Things really start to kick-off for Rainbow Club in 1993 when Ron forms a volunteer Board of business professionals led by Philip Holt.
The Board is tasked with formalising the Rainbow Club network, expanding its reach and raising funds. Very quickly, the Board bring the collection of clubs under the umbrella of Rainbow Club Australia Incorporated and the new association is registered as a charity.
Once the formalities are complete, the Board reach out to their networks to raise awareness. Soon, politicians and sporting champions support the cause, including Murray Rose and later Mark Speakman and Louise Sauvage. Everyone has a blast when Malcolm Kerr MP hosts the first gala ball. The annual ball becomes the major fundraiser for Rainbow Club for almost two decades. Suzanne Stanton takes the reins as President in 1999, a colourful new logo rolls out and in 2009 an ocean swim launches – which is now the Murray Rose Malabar Magic.
Without any government funding, Rainbow Club grows from one club in Cronulla to sixteen clubs, qualified teachers are hired and Sue Green is Rainbow Club’s first employee when she joins as Club Liaison Officer. Everything seems to be going swimmingly. But the cost of insurance, qualified teachers and pool hire slowly creeps up. When the Global Financial Crisis hits and donations take a dive, the Board prepare for tough times.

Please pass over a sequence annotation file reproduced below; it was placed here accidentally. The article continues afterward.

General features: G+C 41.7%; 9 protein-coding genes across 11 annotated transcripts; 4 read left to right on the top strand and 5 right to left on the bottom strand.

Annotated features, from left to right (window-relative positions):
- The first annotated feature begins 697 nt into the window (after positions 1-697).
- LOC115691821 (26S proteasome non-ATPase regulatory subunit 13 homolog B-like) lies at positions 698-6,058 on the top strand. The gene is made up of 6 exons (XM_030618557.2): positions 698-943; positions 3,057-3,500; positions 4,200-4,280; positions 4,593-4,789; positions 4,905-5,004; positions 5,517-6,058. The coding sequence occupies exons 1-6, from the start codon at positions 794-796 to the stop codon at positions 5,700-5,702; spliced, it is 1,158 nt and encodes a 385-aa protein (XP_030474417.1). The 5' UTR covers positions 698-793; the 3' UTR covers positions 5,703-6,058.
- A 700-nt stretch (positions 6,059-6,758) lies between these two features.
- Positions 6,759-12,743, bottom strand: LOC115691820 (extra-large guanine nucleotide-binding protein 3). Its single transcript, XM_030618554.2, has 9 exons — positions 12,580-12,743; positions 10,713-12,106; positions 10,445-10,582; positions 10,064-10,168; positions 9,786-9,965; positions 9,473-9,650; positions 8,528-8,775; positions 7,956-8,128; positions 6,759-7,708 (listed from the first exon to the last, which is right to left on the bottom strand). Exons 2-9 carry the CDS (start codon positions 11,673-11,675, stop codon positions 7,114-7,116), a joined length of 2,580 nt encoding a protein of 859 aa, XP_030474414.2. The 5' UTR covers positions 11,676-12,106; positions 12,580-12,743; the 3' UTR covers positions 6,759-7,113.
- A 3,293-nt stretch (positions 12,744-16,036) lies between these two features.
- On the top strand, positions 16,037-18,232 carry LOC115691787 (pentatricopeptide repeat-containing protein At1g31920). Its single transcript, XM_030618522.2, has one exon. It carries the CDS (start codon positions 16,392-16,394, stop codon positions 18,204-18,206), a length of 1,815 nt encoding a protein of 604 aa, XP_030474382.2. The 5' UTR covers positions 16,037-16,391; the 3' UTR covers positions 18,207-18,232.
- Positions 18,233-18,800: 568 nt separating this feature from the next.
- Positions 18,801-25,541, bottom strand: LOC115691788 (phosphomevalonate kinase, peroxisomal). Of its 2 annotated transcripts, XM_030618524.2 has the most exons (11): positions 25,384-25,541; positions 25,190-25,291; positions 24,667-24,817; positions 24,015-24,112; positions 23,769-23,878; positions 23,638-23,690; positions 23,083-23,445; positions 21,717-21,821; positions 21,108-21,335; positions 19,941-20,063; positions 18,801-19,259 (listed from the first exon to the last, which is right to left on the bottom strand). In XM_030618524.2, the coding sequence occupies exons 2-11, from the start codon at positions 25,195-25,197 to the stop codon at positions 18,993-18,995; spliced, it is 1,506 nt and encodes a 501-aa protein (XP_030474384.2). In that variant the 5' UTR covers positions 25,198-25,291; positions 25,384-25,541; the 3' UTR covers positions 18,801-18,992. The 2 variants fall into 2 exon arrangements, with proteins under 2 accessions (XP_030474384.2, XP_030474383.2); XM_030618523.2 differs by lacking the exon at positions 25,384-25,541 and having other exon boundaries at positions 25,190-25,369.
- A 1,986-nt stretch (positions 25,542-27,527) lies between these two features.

Rainbow Club believes in the right of every Australian child in the city and the bush to just be a kid in the pool, to play Marco Polo with siblings, splash mum’s new hairstyle, swim into daddy’s arms and pretend to be a famous swimmer. – Suzanne Stanton, Rainbow Club President, 1999-2009
Photo: Chevy, Tristan and Mathew enjoy a lesson with Christine at Rainbow Club Liverpool in 2005. The trio are some of 25 students ranging from 12 months to 16 years